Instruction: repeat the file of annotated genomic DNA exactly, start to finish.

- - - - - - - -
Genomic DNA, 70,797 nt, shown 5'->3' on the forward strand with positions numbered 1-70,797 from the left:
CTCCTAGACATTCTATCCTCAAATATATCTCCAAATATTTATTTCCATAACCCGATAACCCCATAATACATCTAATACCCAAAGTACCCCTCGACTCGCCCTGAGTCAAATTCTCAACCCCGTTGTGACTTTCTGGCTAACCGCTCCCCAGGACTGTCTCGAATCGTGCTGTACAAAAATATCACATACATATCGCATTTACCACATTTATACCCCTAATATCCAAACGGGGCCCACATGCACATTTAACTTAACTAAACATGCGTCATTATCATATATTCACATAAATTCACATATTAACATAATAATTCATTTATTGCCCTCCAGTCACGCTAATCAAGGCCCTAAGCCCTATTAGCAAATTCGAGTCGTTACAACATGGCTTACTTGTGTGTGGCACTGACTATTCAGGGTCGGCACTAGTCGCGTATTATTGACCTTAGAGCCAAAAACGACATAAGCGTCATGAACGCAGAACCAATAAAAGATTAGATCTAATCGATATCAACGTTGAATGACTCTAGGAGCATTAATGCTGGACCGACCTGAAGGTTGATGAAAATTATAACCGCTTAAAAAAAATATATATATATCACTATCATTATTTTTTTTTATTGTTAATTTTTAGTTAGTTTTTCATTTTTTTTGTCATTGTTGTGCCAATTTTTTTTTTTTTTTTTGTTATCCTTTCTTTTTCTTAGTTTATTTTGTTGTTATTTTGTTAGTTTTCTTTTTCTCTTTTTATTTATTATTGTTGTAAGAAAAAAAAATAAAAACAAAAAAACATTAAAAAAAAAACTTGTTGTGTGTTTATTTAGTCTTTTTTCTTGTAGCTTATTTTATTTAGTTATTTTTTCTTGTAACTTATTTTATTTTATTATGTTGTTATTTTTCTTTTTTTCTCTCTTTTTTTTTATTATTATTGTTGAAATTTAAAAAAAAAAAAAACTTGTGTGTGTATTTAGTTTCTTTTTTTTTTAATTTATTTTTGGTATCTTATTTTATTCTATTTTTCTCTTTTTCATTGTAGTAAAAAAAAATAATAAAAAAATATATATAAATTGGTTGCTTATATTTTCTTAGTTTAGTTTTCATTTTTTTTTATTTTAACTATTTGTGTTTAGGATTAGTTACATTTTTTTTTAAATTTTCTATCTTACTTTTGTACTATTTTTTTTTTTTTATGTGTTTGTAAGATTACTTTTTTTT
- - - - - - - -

Genomic DNA, 70,797 nt, shown 5'->3' on the forward strand with positions numbered 1-70,797 from the left:
CTCCTAGACATTCTATCCTCAAATATATCTCCAAATATTTATTTCCATAACCCGATAACCCCATAATACATCTAATACCCAAAGTACCCCTCGACTCGCCCTGAGTCAAATTCTCAACCCCGTTGTGACTTTCTGGCTAACCGCTCCCCAGGACTGTCTCGAATCGTGCTGTACAAAAATATCACATACATATCGCATTTACCACATTTATACCCCTAATATCCAAACGGGGCCCACATGCACATTTAACTTAACTAAACATGCGTCATTATCATATATTCACATAAATTCACATATTAACATAATAATTCATTTATTGCCCTCCAGTCACGCTAATCAAGGCCCTAAGCCCTATTAGCAAATTCGAGTCGTTACAACATGGCTTACTTGTGTGTGGCACTGACTATTCAGGGTCGGCACTAGTCGCGTATTATTGACCTTAGAGCCAAAAACGACATAAGCGTCATGAACGCAGAACCAATAAAAGATTAGATCTAATCGATATCAACGTTGAATGACTCTAGGAGCATTAATGCTGGACCGACCTGAAGGTTGATGAAAATTATAACCGCTTAAAAAAAATATATATATATCACTATCATTATTTTTTTTTATTGTTAATTTTTAGTTAGTTTTTCATTTTTTTTGTCATTGTTGTGCCAATTTTTTTTTTTTTTTTTGTTATCCTTTCTTTTTCTTAGTTTATTTTGTTGTTATTTTGTTAGTTTTCTTTTTCTCTTTTTATTTATTATTGTTGTAAGAAAAAAAAATAAAAACAAAAAAACATTAAAAAAAAAACTTGTTGTGTGTTTATTTAGTCTTTTTTCTTGTAGCTTATTTTATTTAGTTATTTTTTCTTGTAACTTATTTTATTTTATTATGTTGTTATTTTTCTTTTTTTCTCTCTTTTTTTTTATTATTATTGTTGAAATTTAAAAAAAAAAAAAACTTGTGTGTGTATTTAGTTTCTTTTTTTTTTAATTTATTTTTGGTATCTTATTTTATTCTATTTTTCTCTTTTTCATTGTAGTAAAAAAAAATAATAAAAAAATATATATAAATTGGTTGCTTATATTTTCTTAGTTTAGTTTTCATTTTTTTTTATTTTAACTATTTGTGTTTAGGATTAGTTACATTTTTTTTTAAATTTTCTATCTTACTTTTGTACTATTTTTTTTTTTTTATGTGTTTGTAAGATTACTTTTTTTT